Smarter Living: Energy
CO2 Smackdown, Step 1: Home Energy Audit
photo: Jodi Green/Flickr
Before you can start to make improvements at home, you have to take a cold, hard look at where you're wasting energy. This is no simple task -- unless you have infrared vision finding cold spots in your house can be hit or miss, leading you to seal your windows perhaps but leaving openings in your eaves that drain warm air straight out of your home. Your best choice is to invest the $300 to $500 it takes to get a certified home energy rater or auditor to check out your house. Hiring a certified rater may also make you eligible for government rebates if a program is passed. By implementing the audit's recommendations, you could easily trim your home's energy costs by 20 to 30 percent for annual savings of $500 or more.
ENERGY AUDIT PLAN
1. Contact your utility to see if it provides free or subsidized energy audits.
Your utility may also recommend local raters, but be sure to follow the vetting process in step two.
2. Thoroughly research and select a certified energy rater
The Building Performance Institute and the Residential Energy Services Network are both professional bodies that certify home energy auditors. You may also check EPA's Energy Star listing.
Check references: Since the rater will become familiar with your home and some of your habits, it is crucial that you be able to trust them with this information. Get several references, contact all of them, ask if they were satisfied with the work done and get details from them on what the energy rater did and if they are saving energy as a result. Call the Better Business Bureau to ask about any complaints against the rater's company.
Ask prospective raters if they use a calibrated blower door. The blower door consists of a fan mounted in a frame that is placed in an exterior door. Calibrated blower doors include gauges that measure the amount of air pulled out of the house by the fan, giving the rater specific data against which to measure the effectiveness of any air-sealing work done by contractors later. If a rater doesn't use a calibrated blower door, find another instead -- for what you're paying, you should get quantitative data to measure from.
3. Prepare for the audit
List existing problems in your home, including condensation or other moisture problems.
Have copies of your energy bills or ask your utility to send a summary for the year.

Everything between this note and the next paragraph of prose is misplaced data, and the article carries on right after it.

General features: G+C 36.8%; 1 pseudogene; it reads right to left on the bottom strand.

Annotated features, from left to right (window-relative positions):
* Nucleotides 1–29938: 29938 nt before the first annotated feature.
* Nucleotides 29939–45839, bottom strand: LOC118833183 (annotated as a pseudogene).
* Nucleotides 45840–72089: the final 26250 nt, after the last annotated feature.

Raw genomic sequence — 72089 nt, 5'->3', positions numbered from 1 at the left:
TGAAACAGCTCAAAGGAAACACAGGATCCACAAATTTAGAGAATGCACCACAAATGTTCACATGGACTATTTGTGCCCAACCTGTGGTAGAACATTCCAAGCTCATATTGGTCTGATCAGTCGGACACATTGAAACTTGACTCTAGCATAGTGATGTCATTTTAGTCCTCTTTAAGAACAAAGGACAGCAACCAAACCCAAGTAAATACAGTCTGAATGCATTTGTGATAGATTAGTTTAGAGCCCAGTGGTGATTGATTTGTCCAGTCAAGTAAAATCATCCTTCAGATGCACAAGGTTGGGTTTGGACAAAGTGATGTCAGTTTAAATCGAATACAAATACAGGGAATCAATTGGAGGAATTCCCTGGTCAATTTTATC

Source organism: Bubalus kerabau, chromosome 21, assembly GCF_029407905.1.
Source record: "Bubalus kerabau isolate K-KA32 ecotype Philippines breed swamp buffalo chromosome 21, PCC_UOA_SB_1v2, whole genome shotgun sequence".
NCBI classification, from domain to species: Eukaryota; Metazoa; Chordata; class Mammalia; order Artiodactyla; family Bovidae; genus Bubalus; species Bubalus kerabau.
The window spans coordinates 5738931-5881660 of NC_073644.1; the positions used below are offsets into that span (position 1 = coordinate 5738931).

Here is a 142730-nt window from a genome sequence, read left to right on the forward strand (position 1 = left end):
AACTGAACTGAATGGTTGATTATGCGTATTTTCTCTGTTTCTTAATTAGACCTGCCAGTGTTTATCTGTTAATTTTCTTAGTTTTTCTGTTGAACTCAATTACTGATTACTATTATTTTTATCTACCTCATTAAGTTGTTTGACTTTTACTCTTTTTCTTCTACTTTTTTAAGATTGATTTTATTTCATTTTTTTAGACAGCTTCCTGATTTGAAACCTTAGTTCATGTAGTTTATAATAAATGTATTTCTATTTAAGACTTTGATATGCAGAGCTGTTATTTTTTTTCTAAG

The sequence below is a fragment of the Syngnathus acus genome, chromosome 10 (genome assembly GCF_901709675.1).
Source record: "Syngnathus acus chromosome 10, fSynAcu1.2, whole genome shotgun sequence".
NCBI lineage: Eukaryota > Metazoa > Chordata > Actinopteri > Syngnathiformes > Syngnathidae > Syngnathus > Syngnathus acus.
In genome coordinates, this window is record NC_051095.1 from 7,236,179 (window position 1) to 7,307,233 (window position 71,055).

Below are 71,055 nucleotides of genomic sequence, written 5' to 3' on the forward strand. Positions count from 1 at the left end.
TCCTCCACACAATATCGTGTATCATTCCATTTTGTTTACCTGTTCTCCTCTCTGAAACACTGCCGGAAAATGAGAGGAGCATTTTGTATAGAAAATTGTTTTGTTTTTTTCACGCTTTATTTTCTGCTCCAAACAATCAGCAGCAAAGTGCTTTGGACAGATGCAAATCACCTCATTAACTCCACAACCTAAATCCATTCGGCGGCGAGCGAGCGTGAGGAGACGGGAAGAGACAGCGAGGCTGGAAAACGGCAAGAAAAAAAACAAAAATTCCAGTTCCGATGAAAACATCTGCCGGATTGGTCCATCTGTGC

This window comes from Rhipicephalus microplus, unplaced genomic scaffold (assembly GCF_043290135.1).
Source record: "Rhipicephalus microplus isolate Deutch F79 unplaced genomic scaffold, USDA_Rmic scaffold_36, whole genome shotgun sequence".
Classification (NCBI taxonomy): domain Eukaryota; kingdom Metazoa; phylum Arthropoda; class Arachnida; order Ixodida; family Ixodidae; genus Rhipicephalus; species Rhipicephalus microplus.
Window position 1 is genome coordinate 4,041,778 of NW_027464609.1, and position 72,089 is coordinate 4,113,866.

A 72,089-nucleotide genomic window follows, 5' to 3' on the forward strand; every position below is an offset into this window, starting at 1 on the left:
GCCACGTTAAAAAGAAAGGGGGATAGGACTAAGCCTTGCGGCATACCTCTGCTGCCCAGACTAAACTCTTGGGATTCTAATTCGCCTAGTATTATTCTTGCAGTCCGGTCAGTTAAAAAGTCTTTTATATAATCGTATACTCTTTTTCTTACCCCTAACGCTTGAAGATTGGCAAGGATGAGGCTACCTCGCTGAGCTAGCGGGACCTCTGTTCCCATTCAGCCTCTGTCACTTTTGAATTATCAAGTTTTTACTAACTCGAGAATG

Note the average thermostat setting for summer and winter
Pull out all the manuals or information you have on your appliances and heating and AC systems
Be prepared to answer the following questions:
- Is anyone home during working hours?
- How many people live here?
- Is every room in use?
Prepare your house for the blower door test by:
- Closing windows and opening interior doors
- Turning down the thermostat on heater and water heaters
- Covering ashes in wood stoves and fire places with damp newspaper
- Shutting the fireplace damper, fireplace doors and wood stove air intake
4. The home energy audit (or rating)
On the day of the audit, accompany the rater through your home and ask questions.
During the audit, the home energy rater should:
- Conduct a blower door test
- Test your ducts for leakage
- Test and tune up your heating and cooling equipment
- Identify colds spots and the locations of air leaks
A RESNET-certified rater will provide you with a HERS index of your home, a number ranging from zero to over 150, with the standard home hitting about 100 and a score of 0 representing zero net energy. The mortgage industry recognizes HERS ratings and they can be used to help you qualify for an energy improvement mortgage, which will finance energy efficiency upgrades to your home.
Just as important are the on-the-ground findings indicating where exactly your home is wasting energy and what can be done to improve the situation. For example, the rater will let you know if your ducts and insulation are correctly installed. Furthermore, raters can also determine if water and moisture are collecting in ducts, ceilings and walls, creating an environment for hazardous molds and causing damage that may not be visible until it becomes a significant cost to fix.
To see how much specific upgrades suggested by the audit might save you, fill out the Home Energy Saver questionnaire provided by the Lawrence Berkeley National Laboratory.
Some utilities will provide energy audits to their customers at reduced cost and offer discounts on the prices of CFLs.
For Federal tax incentives see the Tax Incentives Assistance Project for information about the limits on energy efficient home improvements. For a listing of state incentives, visit the Alliance to Save Energy.
Depending on your income, you may qualify for a free audit and other weatherization services through the Weatherization Assistance Program. This service is also available to renters.
If you live in an apartment, the U.S. Department of Energy provides an online guide to home energy audits with steps on how to conduct a DIY energy audit. You might also lobby your landlord to have an energy audit performed on your building and encourage him or her to take advantage of the energy efficiency tax incentives available now (see the Tax Incentives Assistance Project for listings) and in the future.
last revised 4/13/2011